442449 Supercritical Carbon Dioxide Assisted Decellularization for Regenerative Medicine

Monday, November 9, 2015
Exhibit Hall 1 (Salt Palace Convention Center)
Anna Gilpin1, Kai Wang2 and Yong Yang1, (1)Chemical Engineering, West Virginia University, Morgantown, WV, (2)West Virginia University, Morgantown, WV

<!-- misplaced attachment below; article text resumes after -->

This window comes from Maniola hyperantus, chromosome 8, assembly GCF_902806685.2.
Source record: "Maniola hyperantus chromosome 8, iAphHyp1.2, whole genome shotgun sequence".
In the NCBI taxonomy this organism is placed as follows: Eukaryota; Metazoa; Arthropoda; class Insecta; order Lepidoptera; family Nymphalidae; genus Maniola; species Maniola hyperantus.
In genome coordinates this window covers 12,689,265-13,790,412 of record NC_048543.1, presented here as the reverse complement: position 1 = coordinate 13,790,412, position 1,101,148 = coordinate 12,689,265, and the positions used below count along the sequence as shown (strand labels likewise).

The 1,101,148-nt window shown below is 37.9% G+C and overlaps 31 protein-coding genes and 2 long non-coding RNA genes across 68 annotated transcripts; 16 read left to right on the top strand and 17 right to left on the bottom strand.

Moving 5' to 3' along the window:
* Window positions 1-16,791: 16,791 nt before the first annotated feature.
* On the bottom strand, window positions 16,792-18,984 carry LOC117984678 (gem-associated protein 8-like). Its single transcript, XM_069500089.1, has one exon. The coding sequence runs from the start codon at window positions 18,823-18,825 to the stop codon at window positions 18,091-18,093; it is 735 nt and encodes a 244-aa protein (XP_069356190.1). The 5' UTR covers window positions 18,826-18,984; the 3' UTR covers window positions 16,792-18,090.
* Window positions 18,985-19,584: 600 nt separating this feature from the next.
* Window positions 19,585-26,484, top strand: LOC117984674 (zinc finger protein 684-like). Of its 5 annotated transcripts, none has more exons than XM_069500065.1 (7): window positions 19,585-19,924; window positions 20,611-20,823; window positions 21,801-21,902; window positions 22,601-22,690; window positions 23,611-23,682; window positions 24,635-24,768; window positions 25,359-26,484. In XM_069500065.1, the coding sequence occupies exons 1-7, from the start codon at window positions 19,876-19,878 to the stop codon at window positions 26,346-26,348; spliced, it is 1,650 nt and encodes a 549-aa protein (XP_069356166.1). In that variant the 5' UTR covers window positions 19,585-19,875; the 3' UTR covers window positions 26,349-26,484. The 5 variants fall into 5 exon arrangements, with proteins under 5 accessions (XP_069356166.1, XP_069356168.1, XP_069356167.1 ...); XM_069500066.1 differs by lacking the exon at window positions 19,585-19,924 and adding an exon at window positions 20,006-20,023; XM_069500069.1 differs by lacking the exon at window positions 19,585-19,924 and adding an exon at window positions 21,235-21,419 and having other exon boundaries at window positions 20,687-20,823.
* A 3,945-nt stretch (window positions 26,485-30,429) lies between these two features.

In living tissues, the extracellular matrix (ECM) provides biochemical and structural cues to regulate cell phenotype and function.  A prominent strategy of regenerative medicine is to decellularize the ECM (rid the ECM of its native cells and DNA while maintaining its biochemical and structural properties) and repopulate it with stem cells to engineer functional tissues and organs.  Traditional methods of decellularization employ surfactants such as sodium dodecyl sulfate.  While these chemicals effectively decellularize the ECM, they are damaging to its structural proteins.  Supercritical carbon dioxide (scCO2), a non-toxic, non-deforming solvent, is commonly used in extraction applications, making it a potential aid for decellularization.  We explored decellularization of confluent human dermal fibroblast cells using scCO2 by investigating the effects of the scCO2 pressure, scCO2 saturation time, isopropyl alcohol addition, releasing patterns, and sonication.  It was found that overnight storage at 4°C, a longer saturation time, and sonication improved the decellularization efficiency.  The time- and cost-effective nature of this procedure has the potential to allow for mass-production of engineered tissues to be used in regenerative medicine.

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